Joe Fernandez debunks the confusion theory which was argued by the court:

The confusion theory does not hold water either because no one anywhere in the world outside Malaysia has raised it as an issue.

Borealis commented that religions don’t need protection:

You can't own a religion, you can only practice it or have faith in it.

Religions don't need protection. Confusing Malaysians by using race and religion issues is too late now because the majority Malays have “awakened”.

Zan Azlee blamed Malay Muslim nationalism:

I, an official Muslim, hereby publicly declare that I have no problems with other religions aside from Islam using the word Allah to refer to God.

In my humble opinion, it is a way for Malay Muslims to show that they are the dominant race and everyone else who are not of that status should be put in their places.

It is sad to see this happening, but I think that I still have faith in Malaysia and the Malaysian people in the grander scale of things.

anas zubedy noted that the issue has further divided the Malaysian society:

…the stances adopted by some politicians, both Muslim and non-Muslim, have exacerbated the situation. Because issues of identity are at the centre of politics and power in our multi-religious, multi-ethnic nation, they are hoping to reap a harvest from the Kalimah Allah controversy. In the process, society is becoming even more polarised along religious lines.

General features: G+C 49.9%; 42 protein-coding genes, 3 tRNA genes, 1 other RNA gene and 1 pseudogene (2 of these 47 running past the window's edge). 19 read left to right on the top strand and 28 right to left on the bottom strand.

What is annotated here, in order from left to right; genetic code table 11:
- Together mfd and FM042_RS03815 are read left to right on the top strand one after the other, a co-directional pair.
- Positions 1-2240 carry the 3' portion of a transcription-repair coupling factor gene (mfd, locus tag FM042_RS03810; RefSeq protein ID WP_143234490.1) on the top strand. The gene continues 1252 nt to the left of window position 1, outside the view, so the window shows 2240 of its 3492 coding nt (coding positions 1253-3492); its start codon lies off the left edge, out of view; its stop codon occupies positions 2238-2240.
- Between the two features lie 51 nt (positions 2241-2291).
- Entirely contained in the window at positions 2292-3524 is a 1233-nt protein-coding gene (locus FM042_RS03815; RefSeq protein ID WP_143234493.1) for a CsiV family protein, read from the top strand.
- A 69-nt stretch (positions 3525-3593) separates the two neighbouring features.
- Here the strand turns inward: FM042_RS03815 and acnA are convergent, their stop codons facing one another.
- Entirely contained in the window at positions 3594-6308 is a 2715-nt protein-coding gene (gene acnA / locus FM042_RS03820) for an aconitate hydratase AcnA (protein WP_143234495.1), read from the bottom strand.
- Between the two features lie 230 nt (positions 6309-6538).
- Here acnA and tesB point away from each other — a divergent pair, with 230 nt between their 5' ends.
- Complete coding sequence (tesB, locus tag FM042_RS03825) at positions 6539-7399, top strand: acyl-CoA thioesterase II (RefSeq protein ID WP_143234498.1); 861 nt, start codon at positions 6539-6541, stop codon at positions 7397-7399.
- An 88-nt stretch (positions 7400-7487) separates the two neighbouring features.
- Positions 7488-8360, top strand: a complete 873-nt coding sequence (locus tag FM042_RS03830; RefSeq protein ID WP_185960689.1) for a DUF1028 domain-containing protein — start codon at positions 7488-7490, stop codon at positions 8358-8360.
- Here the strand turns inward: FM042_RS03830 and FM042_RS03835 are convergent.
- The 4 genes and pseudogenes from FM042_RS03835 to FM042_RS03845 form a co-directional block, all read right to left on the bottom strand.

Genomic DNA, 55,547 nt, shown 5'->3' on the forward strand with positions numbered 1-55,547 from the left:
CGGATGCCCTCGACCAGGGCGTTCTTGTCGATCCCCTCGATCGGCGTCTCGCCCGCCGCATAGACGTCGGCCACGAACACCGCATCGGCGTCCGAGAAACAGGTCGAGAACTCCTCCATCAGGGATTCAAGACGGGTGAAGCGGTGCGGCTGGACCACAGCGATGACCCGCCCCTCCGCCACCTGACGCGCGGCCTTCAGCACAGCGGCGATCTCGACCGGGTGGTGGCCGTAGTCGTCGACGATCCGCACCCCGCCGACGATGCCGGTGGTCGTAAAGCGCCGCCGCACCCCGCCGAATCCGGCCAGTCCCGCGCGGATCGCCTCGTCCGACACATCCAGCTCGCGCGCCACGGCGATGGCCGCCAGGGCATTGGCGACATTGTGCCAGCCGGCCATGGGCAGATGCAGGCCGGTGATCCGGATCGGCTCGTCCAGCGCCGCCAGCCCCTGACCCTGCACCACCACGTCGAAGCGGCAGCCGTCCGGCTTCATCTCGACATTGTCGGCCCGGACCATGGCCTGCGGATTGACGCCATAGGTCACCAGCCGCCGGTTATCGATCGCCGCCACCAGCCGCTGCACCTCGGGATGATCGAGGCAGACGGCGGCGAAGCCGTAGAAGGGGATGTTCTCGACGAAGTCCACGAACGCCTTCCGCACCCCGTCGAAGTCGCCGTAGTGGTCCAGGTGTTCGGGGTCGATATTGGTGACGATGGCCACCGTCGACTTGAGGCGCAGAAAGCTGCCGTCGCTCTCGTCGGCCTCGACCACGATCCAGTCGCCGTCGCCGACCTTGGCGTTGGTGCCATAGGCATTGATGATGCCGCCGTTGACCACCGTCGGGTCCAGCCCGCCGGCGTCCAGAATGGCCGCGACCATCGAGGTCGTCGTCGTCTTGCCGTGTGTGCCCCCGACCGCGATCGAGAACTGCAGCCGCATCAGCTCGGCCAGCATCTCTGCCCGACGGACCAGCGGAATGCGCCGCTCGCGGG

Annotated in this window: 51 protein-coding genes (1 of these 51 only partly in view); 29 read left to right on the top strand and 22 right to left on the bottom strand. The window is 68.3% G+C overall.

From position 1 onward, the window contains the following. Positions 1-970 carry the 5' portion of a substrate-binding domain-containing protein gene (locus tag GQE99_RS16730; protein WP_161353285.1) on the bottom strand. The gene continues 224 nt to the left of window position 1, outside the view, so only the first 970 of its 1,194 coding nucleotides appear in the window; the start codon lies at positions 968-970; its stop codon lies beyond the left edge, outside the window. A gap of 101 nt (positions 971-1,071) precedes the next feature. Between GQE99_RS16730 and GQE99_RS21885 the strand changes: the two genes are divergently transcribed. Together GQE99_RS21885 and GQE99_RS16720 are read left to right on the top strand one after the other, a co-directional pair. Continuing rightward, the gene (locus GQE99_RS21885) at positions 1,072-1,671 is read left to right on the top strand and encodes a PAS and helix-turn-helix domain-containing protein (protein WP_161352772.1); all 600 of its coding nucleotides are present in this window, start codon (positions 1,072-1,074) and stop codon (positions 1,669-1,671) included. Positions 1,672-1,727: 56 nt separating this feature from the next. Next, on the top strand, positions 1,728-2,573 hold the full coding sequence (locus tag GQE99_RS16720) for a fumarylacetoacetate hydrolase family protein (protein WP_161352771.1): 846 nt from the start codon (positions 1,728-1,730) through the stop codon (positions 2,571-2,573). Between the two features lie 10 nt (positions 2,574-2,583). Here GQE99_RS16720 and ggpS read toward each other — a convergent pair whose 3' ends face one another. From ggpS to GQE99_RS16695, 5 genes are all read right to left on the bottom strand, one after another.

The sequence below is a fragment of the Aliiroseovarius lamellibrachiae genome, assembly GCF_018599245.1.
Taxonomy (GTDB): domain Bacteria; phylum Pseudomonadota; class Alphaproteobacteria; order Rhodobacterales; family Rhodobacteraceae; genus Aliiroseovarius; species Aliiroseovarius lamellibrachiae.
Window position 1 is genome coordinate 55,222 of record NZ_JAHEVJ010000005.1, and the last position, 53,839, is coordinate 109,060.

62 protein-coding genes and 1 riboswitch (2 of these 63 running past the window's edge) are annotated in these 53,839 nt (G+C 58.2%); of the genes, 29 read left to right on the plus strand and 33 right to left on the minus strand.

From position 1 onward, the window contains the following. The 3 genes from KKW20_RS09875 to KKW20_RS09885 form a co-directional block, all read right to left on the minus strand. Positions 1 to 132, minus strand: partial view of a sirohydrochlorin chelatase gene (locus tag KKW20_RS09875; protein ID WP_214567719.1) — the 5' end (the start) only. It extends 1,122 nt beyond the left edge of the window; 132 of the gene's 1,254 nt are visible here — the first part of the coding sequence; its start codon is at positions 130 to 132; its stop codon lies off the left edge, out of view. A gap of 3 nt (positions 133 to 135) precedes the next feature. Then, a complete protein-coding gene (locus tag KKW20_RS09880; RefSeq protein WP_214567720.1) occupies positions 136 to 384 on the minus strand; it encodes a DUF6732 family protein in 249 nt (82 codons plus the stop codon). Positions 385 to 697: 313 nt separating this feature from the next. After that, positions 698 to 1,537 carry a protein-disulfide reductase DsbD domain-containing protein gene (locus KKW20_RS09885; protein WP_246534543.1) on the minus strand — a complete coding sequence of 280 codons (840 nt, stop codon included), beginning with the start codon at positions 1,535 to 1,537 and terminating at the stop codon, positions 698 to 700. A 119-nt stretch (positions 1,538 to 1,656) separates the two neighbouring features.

KTemoc believes that the issue should not have been brought in the courts:

I once wrote that religion should be about faith and morality and not legality or for that matter, political approval. Thus I find it unfortunate that the Catholic Herald had taken the issue to the courts. In doing so they have opened a nasty Pandora Box where some innocents may well end up getting hurt.

Bru accuses The Herald of ‘politicizing’ the issue:

…it wasn't the Christians in Malaysia who wanted Allah as their God, it was The Herald, the Catholic Church's official publication, that demanded to be allowed to use “Allah” as and when it saw fit.

But I say The Herald has put Malaysian Muslims and Christians through enough trouble already. They allowed – even encouraged – the whole issue to be politicized and turned into a Malaysian election gimmick.

Mustafa Akyol insisted that there should be no copyright for ‘Allah’:

This is one of the most illogical, insensible and childish decisions I have heard in my life. It is sheer nonsense.